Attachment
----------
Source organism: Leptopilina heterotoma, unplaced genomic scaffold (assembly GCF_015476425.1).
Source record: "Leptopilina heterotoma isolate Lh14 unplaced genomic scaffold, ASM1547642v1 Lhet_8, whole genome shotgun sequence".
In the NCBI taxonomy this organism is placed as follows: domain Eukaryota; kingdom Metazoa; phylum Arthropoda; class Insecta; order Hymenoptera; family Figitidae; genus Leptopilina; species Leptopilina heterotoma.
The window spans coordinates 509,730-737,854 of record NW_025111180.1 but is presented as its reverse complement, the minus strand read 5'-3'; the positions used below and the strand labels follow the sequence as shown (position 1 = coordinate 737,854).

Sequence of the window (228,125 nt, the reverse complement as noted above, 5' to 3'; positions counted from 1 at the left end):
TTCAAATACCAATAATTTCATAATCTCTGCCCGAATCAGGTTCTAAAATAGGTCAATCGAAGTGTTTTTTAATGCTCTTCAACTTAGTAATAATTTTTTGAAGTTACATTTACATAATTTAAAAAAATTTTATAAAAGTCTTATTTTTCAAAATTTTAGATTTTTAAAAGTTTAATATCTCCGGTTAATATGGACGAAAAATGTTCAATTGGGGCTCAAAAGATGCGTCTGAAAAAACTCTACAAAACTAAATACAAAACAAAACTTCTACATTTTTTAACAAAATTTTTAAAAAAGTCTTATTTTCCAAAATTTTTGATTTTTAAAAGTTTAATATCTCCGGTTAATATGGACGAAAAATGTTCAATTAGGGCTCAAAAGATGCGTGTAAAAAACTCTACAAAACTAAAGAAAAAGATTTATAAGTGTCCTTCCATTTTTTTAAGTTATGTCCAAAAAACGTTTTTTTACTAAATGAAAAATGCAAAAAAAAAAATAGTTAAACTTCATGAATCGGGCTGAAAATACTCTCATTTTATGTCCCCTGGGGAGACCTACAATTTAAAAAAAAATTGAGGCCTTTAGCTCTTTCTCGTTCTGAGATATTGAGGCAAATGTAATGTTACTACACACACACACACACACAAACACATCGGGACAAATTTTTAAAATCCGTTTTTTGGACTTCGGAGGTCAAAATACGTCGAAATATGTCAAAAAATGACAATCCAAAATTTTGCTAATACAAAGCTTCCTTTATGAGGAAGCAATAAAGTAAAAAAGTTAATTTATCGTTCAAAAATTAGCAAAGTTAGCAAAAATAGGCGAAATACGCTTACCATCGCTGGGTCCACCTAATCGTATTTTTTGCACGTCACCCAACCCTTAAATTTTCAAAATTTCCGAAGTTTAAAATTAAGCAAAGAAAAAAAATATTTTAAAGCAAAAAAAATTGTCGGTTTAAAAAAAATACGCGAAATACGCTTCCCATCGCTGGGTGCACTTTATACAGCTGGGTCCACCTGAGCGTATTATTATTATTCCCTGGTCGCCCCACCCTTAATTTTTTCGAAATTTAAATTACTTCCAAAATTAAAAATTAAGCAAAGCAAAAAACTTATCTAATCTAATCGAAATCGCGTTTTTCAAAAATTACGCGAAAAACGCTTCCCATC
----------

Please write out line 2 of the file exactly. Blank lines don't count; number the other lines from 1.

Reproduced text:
Source record: "Leptopilina heterotoma isolate Lh14 unplaced genomic scaffold, ASM1547642v1 Lhet_8, whole genome shotgun sequence".